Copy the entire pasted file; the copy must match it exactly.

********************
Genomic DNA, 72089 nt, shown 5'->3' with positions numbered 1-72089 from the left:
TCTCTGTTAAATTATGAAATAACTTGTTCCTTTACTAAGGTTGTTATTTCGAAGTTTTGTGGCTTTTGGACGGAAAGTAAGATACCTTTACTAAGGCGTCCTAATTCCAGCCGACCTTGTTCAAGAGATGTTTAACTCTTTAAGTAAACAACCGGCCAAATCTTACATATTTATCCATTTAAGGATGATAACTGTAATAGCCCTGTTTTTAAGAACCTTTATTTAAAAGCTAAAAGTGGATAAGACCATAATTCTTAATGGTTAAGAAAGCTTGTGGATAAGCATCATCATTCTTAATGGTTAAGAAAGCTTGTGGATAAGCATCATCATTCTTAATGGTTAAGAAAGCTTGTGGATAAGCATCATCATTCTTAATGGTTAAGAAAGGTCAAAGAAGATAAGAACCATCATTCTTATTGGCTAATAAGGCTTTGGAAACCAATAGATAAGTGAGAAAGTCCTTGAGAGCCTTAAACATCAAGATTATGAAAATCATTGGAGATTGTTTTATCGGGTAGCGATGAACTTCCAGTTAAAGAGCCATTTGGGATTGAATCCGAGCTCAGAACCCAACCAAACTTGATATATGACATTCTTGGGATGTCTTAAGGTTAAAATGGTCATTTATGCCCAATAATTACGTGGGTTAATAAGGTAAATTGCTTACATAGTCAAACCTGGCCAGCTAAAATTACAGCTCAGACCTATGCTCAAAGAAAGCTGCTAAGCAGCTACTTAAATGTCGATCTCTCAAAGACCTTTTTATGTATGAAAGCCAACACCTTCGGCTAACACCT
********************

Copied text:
Genomic DNA, 72089 nt, shown 5'->3' with positions numbered 1-72089 from the left:
TCTCTGTTAAATTATGAAATAACTTGTTCCTTTACTAAGGTTGTTATTTCGAAGTTTTGTGGCTTTTGGACGGAAAGTAAGATACCTTTACTAAGGCGTCCTAATTCCAGCCGACCTTGTTCAAGAGATGTTTAACTCTTTAAGTAAACAACCGGCCAAATCTTACATATTTATCCATTTAAGGATGATAACTGTAATAGCCCTGTTTTTAAGAACCTTTATTTAAAAGCTAAAAGTGGATAAGACCATAATTCTTAATGGTTAAGAAAGCTTGTGGATAAGCATCATCATTCTTAATGGTTAAGAAAGCTTGTGGATAAGCATCATCATTCTTAATGGTTAAGAAAGCTTGTGGATAAGCATCATCATTCTTAATGGTTAAGAAAGGTCAAAGAAGATAAGAACCATCATTCTTATTGGCTAATAAGGCTTTGGAAACCAATAGATAAGTGAGAAAGTCCTTGAGAGCCTTAAACATCAAGATTATGAAAATCATTGGAGATTGTTTTATCGGGTAGCGATGAACTTCCAGTTAAAGAGCCATTTGGGATTGAATCCGAGCTCAGAACCCAACCAAACTTGATATATGACATTCTTGGGATGTCTTAAGGTTAAAATGGTCATTTATGCCCAATAATTACGTGGGTTAATAAGGTAAATTGCTTACATAGTCAAACCTGGCCAGCTAAAATTACAGCTCAGACCTATGCTCAAAGAAAGCTGCTAAGCAGCTACTTAAATGTCGATCTCTCAAAGACCTTTTTATGTATGAAAGCCAACACCTTCGGCTAACACCT